Integrity commissioner Jamie Pytel has dismissed a complaint filed by the president of the Edmonton Police Association against Coun. Michael Janz alleging that the councillor violated the council code of conduct.
S/Sgt. Michael Elliott made the complaint on Jan. 10, alleging that since he was elected to council, Janz had made a series of social media posts that violated the code. He also alleged that Janz had made decisions as a councillor that were biased, had made posts that were offensive and disrespectful of and to Edmonton Police Service members, and made misleading posts about police service members. Elliott said in his letter to Pytel that he requested a meeting with Janz prior to filing the complaint but received no response.
Elliott cited 24 tweets or interactions on Twitter made by Janz. Pytel assessed each one, and in a ruling obtained by Taproot, ruled that Janz did not breach the code with any of them.
"On balance, they fall within the realm of expressing an opinion on a topic of public interest," Pytel wrote. "I am of the view that it is not the role of the Integrity Commissioner to censor or interfere with political debate and commentary."
Though many of the tweets cited by Elliott were likes or retweets of posts made by others, some were posted by Janz himself. In a tweet posted on Dec. 17, 2021, Janz cited comments from Police Chief Dale McFee following council's vote on the 2022 budget and added, "Is fearmongering appropriate for a bureaucrat?" In her assessment, Pytel said "it is debatable that calling someone a 'bureaucrat' is disrespectful conduct lacking in decorum," and said the tweet was "commentary on a matter of public interest relating to policing, including funding and efficiencies."
She also ruled that it was outside her jurisdiction to make findings of bias or lack of impartiality, and she said councillors "should use caution when sharing commentary on social media as this could be deemed an indirect means of violating the code."
"Following the conclusion of an investigation, I encourage restorative steps to be taken to prevent future complaints or investigations," Pytel wrote. "The outcomes are not to be viewed as wins or victories. Both the Complainants and the Respondent appear passionate in their views on these matters which is entirely understandable, but there were no winners, hopefully just some clarity."
In a prepared statement, Janz said he believes the complaint was made in retaliation for raising concerns about police spending and conduct. "I feel this was a blatant attempt at intimidation intended to silence an elected official in their first three months in office."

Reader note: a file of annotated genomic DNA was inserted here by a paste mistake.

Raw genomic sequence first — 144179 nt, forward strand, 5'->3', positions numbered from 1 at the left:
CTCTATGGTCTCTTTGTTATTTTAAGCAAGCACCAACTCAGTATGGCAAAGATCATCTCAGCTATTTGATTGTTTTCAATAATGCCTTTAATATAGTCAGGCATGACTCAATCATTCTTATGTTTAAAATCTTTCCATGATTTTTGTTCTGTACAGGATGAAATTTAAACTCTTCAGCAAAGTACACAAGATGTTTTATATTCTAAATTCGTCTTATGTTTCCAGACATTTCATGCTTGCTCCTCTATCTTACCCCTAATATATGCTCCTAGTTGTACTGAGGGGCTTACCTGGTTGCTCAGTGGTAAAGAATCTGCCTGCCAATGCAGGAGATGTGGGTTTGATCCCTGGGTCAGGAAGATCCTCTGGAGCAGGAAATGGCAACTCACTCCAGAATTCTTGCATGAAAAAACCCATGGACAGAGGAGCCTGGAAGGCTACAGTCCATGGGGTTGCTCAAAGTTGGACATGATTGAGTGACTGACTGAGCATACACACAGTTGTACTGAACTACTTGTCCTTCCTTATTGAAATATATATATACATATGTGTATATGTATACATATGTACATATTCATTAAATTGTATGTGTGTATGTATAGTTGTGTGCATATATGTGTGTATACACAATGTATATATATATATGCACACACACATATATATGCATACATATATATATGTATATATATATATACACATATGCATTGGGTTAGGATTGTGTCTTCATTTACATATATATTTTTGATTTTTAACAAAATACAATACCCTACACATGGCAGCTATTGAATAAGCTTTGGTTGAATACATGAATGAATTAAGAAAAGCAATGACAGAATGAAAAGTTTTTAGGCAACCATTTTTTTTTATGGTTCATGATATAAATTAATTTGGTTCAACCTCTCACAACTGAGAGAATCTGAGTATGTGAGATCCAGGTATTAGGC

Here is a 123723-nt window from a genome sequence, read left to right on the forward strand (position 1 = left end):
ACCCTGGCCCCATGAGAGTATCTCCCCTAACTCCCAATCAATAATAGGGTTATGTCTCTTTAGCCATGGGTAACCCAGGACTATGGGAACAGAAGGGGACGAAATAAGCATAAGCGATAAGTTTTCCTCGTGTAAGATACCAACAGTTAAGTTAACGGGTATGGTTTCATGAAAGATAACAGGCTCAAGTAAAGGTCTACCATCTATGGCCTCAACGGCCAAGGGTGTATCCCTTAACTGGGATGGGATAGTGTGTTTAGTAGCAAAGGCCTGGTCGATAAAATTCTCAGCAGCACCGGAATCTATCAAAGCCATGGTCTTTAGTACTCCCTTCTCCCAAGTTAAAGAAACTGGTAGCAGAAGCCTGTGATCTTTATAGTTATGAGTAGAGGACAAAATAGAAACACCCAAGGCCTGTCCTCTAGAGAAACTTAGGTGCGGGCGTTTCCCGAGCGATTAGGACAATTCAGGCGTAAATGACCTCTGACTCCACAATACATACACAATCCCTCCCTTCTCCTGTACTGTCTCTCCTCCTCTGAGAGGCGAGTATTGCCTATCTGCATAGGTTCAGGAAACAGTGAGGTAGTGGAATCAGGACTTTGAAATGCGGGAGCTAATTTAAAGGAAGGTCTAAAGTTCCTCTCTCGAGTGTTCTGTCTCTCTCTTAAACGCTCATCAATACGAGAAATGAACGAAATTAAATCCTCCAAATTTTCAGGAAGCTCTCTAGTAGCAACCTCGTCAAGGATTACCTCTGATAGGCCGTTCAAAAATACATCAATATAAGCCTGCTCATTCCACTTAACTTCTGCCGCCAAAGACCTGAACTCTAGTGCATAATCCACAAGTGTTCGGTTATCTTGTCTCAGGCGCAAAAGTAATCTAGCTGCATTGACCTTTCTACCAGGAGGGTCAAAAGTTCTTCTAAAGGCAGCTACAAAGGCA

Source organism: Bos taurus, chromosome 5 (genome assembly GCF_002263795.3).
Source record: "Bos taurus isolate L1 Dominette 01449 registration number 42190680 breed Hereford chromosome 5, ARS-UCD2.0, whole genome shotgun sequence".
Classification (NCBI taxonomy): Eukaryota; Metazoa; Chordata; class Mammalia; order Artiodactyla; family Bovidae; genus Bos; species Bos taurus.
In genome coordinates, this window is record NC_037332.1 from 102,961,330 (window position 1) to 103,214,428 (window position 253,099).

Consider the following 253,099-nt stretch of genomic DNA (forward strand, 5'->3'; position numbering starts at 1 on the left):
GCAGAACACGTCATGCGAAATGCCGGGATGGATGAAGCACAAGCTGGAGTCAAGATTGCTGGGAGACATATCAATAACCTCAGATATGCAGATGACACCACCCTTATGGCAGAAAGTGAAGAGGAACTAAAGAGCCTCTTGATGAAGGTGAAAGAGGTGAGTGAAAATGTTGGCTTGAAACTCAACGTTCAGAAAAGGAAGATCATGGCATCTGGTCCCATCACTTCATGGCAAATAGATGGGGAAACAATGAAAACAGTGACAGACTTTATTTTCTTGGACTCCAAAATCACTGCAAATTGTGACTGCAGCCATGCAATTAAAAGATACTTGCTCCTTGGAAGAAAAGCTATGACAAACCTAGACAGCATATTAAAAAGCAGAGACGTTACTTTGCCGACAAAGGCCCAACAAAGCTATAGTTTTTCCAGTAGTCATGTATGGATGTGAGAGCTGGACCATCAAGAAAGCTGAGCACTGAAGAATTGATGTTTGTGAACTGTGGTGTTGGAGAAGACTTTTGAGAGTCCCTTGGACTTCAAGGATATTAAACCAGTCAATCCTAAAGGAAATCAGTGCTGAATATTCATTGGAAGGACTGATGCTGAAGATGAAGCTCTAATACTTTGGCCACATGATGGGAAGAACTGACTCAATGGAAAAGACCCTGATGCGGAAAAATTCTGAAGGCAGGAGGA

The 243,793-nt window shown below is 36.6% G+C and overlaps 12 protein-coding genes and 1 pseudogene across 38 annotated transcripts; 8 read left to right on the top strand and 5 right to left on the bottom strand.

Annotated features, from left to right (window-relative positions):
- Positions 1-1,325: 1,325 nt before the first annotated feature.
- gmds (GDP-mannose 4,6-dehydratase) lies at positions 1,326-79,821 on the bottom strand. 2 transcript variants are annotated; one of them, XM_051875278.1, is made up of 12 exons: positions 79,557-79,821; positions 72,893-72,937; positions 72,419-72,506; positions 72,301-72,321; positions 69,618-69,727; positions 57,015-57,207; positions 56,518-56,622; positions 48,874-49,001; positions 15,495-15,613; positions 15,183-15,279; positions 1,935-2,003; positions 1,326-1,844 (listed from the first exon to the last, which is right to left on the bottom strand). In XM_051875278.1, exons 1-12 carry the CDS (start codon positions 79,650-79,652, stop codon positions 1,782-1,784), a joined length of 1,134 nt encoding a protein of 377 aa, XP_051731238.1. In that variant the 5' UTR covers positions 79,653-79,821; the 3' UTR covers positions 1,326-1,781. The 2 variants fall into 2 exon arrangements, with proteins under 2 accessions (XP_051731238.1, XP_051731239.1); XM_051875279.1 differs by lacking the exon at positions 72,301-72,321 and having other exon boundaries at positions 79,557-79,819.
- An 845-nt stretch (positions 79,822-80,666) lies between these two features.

"I will continue to ask tough questions about their expenditures, misconduct, and commitment to anti-racism – just as I was elected to do," Janz said.
Taproot reached out to Elliott and the EPA for comment. Elliott indicated in an out-of-office reply that he would not be available. Sgt. Troy Forester, vice-president of the police association, said in an email that this was a matter for Elliott to respond to.
War of words on Twitter
Janz recently accused Elliott of using social media for political posturing. In an interview with MacEwan journalism student Dustin Scott published in The City Centre Magpie earlier this month, Janz suggested Elliott started frequently tweeting about violence and drug use on the LRT after council decided to redirect $10.9 million of the proposed increase in the police budget for 2022 to social services.
"He is going out of his way to make it look unsafe. They want their $11 million added back to the budget," Janz said in the article. "If you look at when the budget announcement was made and when Elliott started to tweet about the LRT, the motivation is pretty obvious."
At council's meeting on Feb. 24, during a discussion about a proposal for $3.9 million in funding to expand the Community Outreach Transit Team with the Edmonton Police Service as a partner, Janz once again cited tweets from Elliott as "frustrating."
"It feels like we've been subject to a full-court PR campaign about the safety of transit, and now we're being asked to put up for money for it," he said. "It feels really gross."
Janz said he would reluctantly support the proposal. "Had I not been subject to almost daily Twitter posts, Instagram posts ... I think I'd be a lot more receptive to it," he said. City council approved the plan unanimously.
Code of conduct to be reviewed this year
The complaint against Janz was one of nine received so far in 2022, Pytel reported to council in her annual report on Feb. 22.
Pytel said she frequently receives complaints related to social media. The previous council decided unanimously in February 2021 against pursuing a social media policy.
The current council could reconsider that decision. Last week, council voted unanimously to start the process of reconstituting its code of conduct subcommittee and will receive recommended changes to the code of conduct from Pytel later this year.
Mayor Amarjeet Sohi told CTV News that Pytel's report is evidence that the process of investigation works.
"The code of conduct is an instrument that council members follow to instill appropriate behaviour. It cannot be used as an instrument of intimidation or silencing legitimate criticism," he said in a statement cited by CTV.
Janz said he will be seeking an apology from the police association.
"We need to build an Edmonton police service that we can all be proud of. … That means being critical at times when it's merited," Janz said in Postmedia's story about the report.
Disclosure: Some of the posts Elliott objected to were retweets of posts made by Taproot co-founder and Speaking Municipally co-host Mack Male. One of them was commentary on a CTV story about Chief Dale McFee's budget presentation, and two of them were other accounts' retweets of Male's commentary on what the city's administration knows about police expenditures.